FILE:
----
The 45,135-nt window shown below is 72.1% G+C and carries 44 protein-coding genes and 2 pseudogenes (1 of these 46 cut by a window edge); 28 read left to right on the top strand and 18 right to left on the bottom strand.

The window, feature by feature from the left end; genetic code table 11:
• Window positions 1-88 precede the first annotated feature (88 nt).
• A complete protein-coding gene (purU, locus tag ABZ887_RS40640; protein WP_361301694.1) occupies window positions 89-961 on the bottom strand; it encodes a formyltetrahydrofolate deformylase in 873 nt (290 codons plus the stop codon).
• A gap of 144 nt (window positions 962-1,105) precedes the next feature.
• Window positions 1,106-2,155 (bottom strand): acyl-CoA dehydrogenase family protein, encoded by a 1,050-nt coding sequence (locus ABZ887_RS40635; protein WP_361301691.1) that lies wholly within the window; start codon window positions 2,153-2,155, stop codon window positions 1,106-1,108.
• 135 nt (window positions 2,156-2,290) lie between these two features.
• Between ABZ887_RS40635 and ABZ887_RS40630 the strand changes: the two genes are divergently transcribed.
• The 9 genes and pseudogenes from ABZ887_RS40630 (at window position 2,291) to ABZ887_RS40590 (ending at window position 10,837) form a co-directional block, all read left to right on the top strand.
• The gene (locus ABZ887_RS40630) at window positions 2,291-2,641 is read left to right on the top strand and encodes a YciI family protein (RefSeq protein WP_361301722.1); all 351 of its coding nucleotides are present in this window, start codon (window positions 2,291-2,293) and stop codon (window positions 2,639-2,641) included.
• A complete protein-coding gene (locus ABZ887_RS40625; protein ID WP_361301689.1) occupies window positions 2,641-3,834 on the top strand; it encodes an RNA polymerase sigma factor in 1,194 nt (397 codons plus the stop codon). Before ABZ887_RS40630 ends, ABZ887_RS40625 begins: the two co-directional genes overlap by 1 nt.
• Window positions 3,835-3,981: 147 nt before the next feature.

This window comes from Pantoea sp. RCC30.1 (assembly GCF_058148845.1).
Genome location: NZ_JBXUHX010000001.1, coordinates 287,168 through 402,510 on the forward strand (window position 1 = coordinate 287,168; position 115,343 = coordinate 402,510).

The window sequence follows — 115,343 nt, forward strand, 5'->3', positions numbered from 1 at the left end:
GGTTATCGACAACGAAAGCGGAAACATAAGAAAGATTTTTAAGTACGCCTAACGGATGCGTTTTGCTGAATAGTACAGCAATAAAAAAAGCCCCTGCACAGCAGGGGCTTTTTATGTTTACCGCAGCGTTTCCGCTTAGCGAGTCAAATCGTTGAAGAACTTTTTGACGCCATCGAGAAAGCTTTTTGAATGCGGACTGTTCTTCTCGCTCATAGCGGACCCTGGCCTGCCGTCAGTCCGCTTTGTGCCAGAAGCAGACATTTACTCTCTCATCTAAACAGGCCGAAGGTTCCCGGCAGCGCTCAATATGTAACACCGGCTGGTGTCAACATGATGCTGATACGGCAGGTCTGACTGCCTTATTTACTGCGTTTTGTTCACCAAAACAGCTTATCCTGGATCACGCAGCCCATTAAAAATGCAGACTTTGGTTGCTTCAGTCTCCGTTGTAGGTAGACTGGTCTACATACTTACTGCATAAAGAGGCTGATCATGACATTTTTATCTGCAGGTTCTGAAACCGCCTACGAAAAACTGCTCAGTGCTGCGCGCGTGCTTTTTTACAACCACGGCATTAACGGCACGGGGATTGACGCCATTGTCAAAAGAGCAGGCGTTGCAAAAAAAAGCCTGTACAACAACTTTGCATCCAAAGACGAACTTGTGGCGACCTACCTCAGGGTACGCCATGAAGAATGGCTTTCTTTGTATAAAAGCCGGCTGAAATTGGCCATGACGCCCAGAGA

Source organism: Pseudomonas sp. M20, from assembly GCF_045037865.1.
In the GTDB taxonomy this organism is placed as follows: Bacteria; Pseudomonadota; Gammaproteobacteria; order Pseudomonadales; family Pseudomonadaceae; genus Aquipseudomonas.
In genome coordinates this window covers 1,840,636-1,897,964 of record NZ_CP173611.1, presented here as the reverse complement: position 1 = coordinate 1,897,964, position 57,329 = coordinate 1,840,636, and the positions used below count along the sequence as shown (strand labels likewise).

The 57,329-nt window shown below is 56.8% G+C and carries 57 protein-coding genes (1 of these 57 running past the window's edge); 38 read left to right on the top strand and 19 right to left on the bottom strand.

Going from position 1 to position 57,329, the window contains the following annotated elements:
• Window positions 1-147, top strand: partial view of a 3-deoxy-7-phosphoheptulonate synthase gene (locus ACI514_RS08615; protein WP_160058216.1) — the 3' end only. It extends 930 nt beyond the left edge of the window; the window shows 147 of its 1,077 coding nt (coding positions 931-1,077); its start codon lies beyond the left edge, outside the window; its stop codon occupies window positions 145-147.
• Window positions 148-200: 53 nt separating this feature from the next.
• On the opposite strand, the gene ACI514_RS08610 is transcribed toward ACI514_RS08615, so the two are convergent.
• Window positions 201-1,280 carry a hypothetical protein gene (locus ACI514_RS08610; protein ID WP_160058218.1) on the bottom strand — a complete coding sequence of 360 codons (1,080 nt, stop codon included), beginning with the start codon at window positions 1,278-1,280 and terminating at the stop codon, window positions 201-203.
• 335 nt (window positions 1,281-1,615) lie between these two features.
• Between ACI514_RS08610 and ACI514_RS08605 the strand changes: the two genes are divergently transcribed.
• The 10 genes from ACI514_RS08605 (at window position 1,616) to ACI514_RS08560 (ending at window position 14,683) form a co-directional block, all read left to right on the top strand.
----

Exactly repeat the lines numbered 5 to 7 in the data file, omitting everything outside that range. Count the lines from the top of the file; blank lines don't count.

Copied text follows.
• A gap of 144 nt (window positions 962-1,105) precedes the next feature.
• Window positions 1,106-2,155 (bottom strand): acyl-CoA dehydrogenase family protein, encoded by a 1,050-nt coding sequence (locus ABZ887_RS40635; protein WP_361301691.1) that lies wholly within the window; start codon window positions 2,153-2,155, stop codon window positions 1,106-1,108.
• 135 nt (window positions 2,156-2,290) lie between these two features.